That brings us to Buddy and Jim, a collection of duets that steers predominantly to traditional country but with a guitar sound that merrily disregards genres as it sails from the '30s-era back-porch honky-tonk of the Mississippi Sheiks' Lonely One in This Town to the Jerry-Lee-Lewis-meets-Robby-and-the-Daytonas strut of Jim McCrackin's 1959 rocking dance classic The Wobble to a sterling set of originals by Miller and Lauderdale.

The catch to all this fun is that the only regional stop thus far in the winter tour supporting Buddy and Jim requires a trip to Headliners in Louisville on Friday. But, hey, it's the weekend. A little road trip seems a minor inconvenience when you have a chance to do the Wobble.

Also this weekend

■ Lexington hip-hop stylist Devine Carama hits the road for The Devine Experience Tour. The kickoff show is Friday at Al's Bar, Sixth Street and North Limestone, with a troupe of fellow Lexington MCs that includes JustMe, Rob Jackson, Decypha and J. Shelbs. (10 p.m. $5. (859) 309-2901. Alsbarlexington.com.). The tour hits Nashville on Saturday and will play Atlanta; Columbus, Ohio; Brooklyn, N.Y.; Philadelphia and more during the next few weeks.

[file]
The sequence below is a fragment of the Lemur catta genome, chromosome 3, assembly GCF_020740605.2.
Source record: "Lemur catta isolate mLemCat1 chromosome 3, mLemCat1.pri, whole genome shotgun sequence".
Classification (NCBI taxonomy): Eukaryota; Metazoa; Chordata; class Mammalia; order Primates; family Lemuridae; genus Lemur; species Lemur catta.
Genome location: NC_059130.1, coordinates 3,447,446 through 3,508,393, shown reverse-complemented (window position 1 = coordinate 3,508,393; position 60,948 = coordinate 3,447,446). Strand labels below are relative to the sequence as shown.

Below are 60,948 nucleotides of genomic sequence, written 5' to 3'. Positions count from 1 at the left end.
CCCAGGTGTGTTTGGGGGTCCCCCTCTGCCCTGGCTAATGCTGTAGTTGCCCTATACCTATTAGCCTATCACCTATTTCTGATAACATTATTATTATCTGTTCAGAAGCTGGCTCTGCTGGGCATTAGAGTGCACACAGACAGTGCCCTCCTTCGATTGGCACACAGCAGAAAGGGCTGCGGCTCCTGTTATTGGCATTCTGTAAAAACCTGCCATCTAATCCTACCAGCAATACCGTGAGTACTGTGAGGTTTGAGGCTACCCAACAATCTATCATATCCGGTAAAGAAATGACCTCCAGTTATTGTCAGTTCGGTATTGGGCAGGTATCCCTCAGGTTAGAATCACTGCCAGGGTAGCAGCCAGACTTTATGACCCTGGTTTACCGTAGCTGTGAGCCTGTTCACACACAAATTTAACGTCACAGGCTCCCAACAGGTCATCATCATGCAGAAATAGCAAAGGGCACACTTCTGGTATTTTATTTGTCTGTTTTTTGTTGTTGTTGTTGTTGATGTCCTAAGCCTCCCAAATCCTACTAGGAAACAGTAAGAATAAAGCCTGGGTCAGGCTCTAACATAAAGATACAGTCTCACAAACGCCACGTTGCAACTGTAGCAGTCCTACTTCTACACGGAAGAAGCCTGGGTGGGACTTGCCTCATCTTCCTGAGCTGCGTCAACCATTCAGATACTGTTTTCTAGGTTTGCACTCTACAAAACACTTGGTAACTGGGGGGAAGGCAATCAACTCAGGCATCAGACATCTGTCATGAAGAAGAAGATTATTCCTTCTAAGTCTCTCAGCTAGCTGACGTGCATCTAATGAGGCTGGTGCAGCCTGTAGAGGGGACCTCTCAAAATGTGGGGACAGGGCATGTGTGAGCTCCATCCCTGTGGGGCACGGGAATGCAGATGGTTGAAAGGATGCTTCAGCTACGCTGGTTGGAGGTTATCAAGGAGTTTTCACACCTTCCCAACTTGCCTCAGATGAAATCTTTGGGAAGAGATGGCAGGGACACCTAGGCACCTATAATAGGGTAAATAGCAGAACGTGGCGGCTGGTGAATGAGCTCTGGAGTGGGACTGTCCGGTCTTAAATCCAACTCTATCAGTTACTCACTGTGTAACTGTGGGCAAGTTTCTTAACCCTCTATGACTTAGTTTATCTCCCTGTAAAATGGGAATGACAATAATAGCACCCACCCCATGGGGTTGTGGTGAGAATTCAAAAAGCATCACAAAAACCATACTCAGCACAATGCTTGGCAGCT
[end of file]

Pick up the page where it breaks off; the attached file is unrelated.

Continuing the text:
■ Finally, we have a rare wintertime outing with Central Kentucky's own John Michael Montgomery. The veteran Nicholasville country star will perform Saturday night following a day of kid-friendly horse activities at the Kentucky Horse Park's Kentucky Round-Up. (7 p.m. $25-$35. Kentuckyroundup.com.)


THE WEEK THAT WAS